“For it is impossible for those who were once enlightened and have tasted of the heavenly gift and were made partakers of the Holy Ghost and have tasted the good word of God and the powers of the world to come, if they fall away, to renew them again to repentance seeing they crucify to themselves the Son of God afresh and put him to an open shame.”
It is, of course, not possible to discuss in detail each phrase of the text in this message. The key is to recognize the character of the addressees and the meaning of the terms used of them. They are professing Hebrew Christians, the majority undoubtedly genuine, a minority doubtful. Of the latter there is the possibility of apostasy from their profession, as passages in chapter 3 and chapter 10 indicate. The warning is a warning against apostasy, confirmed by the fact that it is not said that the ones in view have the clear evidences of salvation, such as justification by faith, eternal life, the indwelling of the Spirit, and salvation. In fact, in the 9th verse and following it is specifically stated that they do not have salvation. The expression “partakers of the Holy Ghost,” which has puzzled some, refers to the acquaintance and experience of miraculous sign gifts that characterize the ministry of the apostles in the early days of the church, as chapter 2, verses 3 and 4 clearly show. In that sense they had been partakers of the ministry of the Holy Spirit.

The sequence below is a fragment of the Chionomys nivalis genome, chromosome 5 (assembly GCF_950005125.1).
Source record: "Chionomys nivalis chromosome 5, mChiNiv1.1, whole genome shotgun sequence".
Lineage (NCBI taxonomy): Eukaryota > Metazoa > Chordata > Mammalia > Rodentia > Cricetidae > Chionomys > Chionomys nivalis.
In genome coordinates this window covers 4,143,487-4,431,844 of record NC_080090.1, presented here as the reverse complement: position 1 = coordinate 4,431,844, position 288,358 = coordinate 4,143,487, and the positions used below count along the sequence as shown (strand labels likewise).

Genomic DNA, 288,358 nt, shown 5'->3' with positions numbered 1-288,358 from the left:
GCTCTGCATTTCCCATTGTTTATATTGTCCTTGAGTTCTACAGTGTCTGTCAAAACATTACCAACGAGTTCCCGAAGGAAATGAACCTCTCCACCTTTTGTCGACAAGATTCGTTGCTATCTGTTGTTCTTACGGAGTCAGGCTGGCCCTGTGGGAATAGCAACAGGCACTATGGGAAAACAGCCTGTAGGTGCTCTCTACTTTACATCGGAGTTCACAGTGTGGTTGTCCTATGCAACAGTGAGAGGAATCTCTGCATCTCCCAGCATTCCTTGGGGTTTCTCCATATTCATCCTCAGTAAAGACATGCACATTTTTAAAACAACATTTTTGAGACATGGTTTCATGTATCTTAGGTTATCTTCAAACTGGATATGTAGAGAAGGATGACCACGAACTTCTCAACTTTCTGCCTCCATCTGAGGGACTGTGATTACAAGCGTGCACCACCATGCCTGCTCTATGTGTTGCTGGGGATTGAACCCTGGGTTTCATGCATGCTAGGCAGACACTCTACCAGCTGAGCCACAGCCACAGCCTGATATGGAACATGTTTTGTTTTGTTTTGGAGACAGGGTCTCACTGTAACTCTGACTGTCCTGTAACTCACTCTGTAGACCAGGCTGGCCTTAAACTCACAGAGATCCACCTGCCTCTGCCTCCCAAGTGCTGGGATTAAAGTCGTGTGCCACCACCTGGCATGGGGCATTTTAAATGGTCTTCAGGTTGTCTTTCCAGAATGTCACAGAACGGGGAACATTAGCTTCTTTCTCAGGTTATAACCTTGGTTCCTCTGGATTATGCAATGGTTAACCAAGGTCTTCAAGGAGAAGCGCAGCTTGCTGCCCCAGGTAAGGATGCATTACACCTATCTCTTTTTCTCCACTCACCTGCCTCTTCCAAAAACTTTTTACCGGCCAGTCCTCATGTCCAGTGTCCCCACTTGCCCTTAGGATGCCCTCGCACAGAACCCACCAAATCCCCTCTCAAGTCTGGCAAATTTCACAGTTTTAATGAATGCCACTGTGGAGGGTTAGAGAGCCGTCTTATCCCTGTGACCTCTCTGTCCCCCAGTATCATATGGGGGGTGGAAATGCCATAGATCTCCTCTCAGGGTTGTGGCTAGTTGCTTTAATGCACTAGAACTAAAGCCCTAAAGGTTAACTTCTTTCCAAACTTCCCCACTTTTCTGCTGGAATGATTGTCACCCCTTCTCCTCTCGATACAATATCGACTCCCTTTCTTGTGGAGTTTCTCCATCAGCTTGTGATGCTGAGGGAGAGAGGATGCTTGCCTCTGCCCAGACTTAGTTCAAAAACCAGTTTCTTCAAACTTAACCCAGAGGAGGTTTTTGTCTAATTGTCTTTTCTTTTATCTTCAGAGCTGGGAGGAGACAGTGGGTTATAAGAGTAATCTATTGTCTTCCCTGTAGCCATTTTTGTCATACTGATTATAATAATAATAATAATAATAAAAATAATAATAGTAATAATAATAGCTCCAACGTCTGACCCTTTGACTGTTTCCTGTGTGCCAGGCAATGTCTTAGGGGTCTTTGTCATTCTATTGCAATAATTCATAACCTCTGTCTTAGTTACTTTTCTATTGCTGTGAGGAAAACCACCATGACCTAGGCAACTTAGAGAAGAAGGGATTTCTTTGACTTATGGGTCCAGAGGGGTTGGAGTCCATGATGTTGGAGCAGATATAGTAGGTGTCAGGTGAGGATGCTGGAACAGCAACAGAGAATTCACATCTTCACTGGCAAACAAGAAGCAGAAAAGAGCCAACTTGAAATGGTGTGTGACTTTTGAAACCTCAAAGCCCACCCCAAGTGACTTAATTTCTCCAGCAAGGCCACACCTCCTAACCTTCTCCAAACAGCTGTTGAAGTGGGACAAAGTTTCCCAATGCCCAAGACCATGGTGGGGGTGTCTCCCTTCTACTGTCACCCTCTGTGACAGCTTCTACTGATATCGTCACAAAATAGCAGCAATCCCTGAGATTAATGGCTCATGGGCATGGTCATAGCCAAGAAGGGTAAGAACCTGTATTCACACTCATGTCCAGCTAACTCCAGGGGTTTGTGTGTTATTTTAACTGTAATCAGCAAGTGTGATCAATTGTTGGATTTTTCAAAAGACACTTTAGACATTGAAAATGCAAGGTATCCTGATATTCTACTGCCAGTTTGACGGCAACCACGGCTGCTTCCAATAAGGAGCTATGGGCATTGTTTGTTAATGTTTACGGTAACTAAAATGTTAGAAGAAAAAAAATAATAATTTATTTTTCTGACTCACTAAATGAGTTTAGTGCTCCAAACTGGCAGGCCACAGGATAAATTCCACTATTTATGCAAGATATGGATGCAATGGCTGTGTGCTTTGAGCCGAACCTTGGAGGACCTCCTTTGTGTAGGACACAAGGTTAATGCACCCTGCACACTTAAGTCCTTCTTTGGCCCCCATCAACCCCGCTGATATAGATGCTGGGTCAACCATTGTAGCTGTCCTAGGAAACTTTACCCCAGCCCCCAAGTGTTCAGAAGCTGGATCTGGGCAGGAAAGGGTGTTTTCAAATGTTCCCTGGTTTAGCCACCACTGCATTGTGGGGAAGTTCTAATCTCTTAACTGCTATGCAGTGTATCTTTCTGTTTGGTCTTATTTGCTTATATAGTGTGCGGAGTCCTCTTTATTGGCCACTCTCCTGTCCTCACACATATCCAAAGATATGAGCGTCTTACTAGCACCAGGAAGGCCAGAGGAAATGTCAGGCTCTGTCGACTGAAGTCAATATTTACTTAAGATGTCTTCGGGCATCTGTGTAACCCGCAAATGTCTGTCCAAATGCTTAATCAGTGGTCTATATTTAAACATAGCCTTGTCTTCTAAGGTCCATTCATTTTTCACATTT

Some years ago I was preaching in Nacogdoches, Texas on the topic of “Once Saved, Always Saved” and a young preacher at the conclusion of the service asked to have an appointment with me the next morning after the meeting of that night. When he came he came laden with Matthew Henry on Hebrews 6 and asked me to justify my interpretation. He informed me that he believed the passage taught that one could lose one’s salvation. He was not conversant with the fine points of the original text, so I thought a simpler approach might be better for him. Pointing to the statement, the principal statement of the verses, “for it’s impossible to renew them to repentance” I asked him in the light of the text if his doctrine then was not once saved always saved, but once lost always lost. Well seeing the light, he quickly said, “No.” And then without further discussion of that passage he asked me, “Well what about 2 Peter 2, verse 20 through 22?” That passage too has to do with apostates, as verses 1 through 3 of chapter 2 clearly indicate. It reads,
“For if after they have escaped the pollutions of the world through the knowledge of the Lord and savior Jesus Christ, they are again entangled therein and overcome, the latter end is worse with them than the beginning, for it had been better for them not to have known the way of righteousness then after they have known it to turn from the holy commandment delivered unto them. But it has happened unto them according to the true proverb the dog is turned to his own vomit again and the sow that was washed to her wallowing in the mire.”
They are men who have turned from paganism to Christendom, but not to genuine Christianity. Put very simply, they have been white washed but are not washed white. They are dogs and swine, and Peter uses those figures of them. Christ’s own are sheep.